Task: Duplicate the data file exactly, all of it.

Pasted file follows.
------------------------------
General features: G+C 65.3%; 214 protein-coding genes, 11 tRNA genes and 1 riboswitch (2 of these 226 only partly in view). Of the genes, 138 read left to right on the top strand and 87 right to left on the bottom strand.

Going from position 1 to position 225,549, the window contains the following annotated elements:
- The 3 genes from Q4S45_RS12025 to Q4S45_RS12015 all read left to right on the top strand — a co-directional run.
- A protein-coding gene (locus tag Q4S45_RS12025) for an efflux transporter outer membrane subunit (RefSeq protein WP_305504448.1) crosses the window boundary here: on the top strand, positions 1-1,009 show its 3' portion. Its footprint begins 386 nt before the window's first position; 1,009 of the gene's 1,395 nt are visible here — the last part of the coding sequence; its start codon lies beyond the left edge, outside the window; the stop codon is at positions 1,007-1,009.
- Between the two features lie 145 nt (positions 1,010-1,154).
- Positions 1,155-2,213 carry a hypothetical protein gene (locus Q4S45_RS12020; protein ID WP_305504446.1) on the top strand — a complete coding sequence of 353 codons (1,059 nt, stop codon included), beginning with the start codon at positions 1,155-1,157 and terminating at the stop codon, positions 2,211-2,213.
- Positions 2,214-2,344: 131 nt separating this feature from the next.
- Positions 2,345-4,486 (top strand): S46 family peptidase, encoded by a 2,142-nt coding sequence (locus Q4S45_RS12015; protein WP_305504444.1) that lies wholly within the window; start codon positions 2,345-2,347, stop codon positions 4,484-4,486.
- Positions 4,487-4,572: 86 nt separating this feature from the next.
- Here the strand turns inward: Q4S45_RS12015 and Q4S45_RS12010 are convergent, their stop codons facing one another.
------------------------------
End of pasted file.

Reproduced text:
General features: G+C 65.3%; 214 protein-coding genes, 11 tRNA genes and 1 riboswitch (2 of these 226 only partly in view). Of the genes, 138 read left to right on the top strand and 87 right to left on the bottom strand.

Going from position 1 to position 225,549, the window contains the following annotated elements:
- The 3 genes from Q4S45_RS12025 to Q4S45_RS12015 all read left to right on the top strand — a co-directional run.
- A protein-coding gene (locus tag Q4S45_RS12025) for an efflux transporter outer membrane subunit (RefSeq protein WP_305504448.1) crosses the window boundary here: on the top strand, positions 1-1,009 show its 3' portion. Its footprint begins 386 nt before the window's first position; 1,009 of the gene's 1,395 nt are visible here — the last part of the coding sequence; its start codon lies beyond the left edge, outside the window; the stop codon is at positions 1,007-1,009.
- Between the two features lie 145 nt (positions 1,010-1,154).
- Positions 1,155-2,213 carry a hypothetical protein gene (locus Q4S45_RS12020; protein ID WP_305504446.1) on the top strand — a complete coding sequence of 353 codons (1,059 nt, stop codon included), beginning with the start codon at positions 1,155-1,157 and terminating at the stop codon, positions 2,211-2,213.
- Positions 2,214-2,344: 131 nt separating this feature from the next.
- Positions 2,345-4,486 (top strand): S46 family peptidase, encoded by a 2,142-nt coding sequence (locus Q4S45_RS12015; protein WP_305504444.1) that lies wholly within the window; start codon positions 2,345-2,347, stop codon positions 4,484-4,486.
- Positions 4,487-4,572: 86 nt separating this feature from the next.
- Here the strand turns inward: Q4S45_RS12015 and Q4S45_RS12010 are convergent, their stop codons facing one another.